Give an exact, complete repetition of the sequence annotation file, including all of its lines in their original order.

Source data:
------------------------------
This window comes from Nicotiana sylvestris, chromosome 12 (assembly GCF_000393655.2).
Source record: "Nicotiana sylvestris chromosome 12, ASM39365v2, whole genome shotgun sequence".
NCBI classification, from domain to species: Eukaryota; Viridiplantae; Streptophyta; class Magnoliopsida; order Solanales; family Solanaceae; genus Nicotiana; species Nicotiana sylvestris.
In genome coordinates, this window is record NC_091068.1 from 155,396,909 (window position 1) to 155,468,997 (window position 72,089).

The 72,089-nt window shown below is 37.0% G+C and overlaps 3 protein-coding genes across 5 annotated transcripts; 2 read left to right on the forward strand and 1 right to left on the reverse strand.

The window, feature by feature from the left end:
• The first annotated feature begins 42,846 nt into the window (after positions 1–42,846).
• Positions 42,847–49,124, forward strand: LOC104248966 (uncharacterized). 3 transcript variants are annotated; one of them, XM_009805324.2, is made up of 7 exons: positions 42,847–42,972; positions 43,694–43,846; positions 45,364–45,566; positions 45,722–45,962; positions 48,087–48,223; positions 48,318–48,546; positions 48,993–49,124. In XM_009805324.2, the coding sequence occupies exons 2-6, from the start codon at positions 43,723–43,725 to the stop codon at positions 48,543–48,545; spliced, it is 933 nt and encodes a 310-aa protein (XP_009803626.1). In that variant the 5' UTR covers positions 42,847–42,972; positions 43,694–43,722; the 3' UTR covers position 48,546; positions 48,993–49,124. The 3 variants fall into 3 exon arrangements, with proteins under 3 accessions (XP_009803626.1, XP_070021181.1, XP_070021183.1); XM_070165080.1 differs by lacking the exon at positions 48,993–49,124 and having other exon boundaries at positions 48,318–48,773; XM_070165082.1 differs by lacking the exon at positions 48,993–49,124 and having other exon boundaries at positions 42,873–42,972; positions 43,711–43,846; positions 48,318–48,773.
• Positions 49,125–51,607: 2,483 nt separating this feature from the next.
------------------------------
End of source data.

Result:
This window comes from Nicotiana sylvestris, chromosome 12 (assembly GCF_000393655.2).
Source record: "Nicotiana sylvestris chromosome 12, ASM39365v2, whole genome shotgun sequence".
NCBI classification, from domain to species: Eukaryota; Viridiplantae; Streptophyta; class Magnoliopsida; order Solanales; family Solanaceae; genus Nicotiana; species Nicotiana sylvestris.
In genome coordinates, this window is record NC_091068.1 from 155,396,909 (window position 1) to 155,468,997 (window position 72,089).

The 72,089-nt window shown below is 37.0% G+C and overlaps 3 protein-coding genes across 5 annotated transcripts; 2 read left to right on the forward strand and 1 right to left on the reverse strand.

The window, feature by feature from the left end:
• The first annotated feature begins 42,846 nt into the window (after positions 1–42,846).
• Positions 42,847–49,124, forward strand: LOC104248966 (uncharacterized). 3 transcript variants are annotated; one of them, XM_009805324.2, is made up of 7 exons: positions 42,847–42,972; positions 43,694–43,846; positions 45,364–45,566; positions 45,722–45,962; positions 48,087–48,223; positions 48,318–48,546; positions 48,993–49,124. In XM_009805324.2, the coding sequence occupies exons 2-6, from the start codon at positions 43,723–43,725 to the stop codon at positions 48,543–48,545; spliced, it is 933 nt and encodes a 310-aa protein (XP_009803626.1). In that variant the 5' UTR covers positions 42,847–42,972; positions 43,694–43,722; the 3' UTR covers position 48,546; positions 48,993–49,124. The 3 variants fall into 3 exon arrangements, with proteins under 3 accessions (XP_009803626.1, XP_070021181.1, XP_070021183.1); XM_070165080.1 differs by lacking the exon at positions 48,993–49,124 and having other exon boundaries at positions 48,318–48,773; XM_070165082.1 differs by lacking the exon at positions 48,993–49,124 and having other exon boundaries at positions 42,873–42,972; positions 43,711–43,846; positions 48,318–48,773.
• Positions 49,125–51,607: 2,483 nt separating this feature from the next.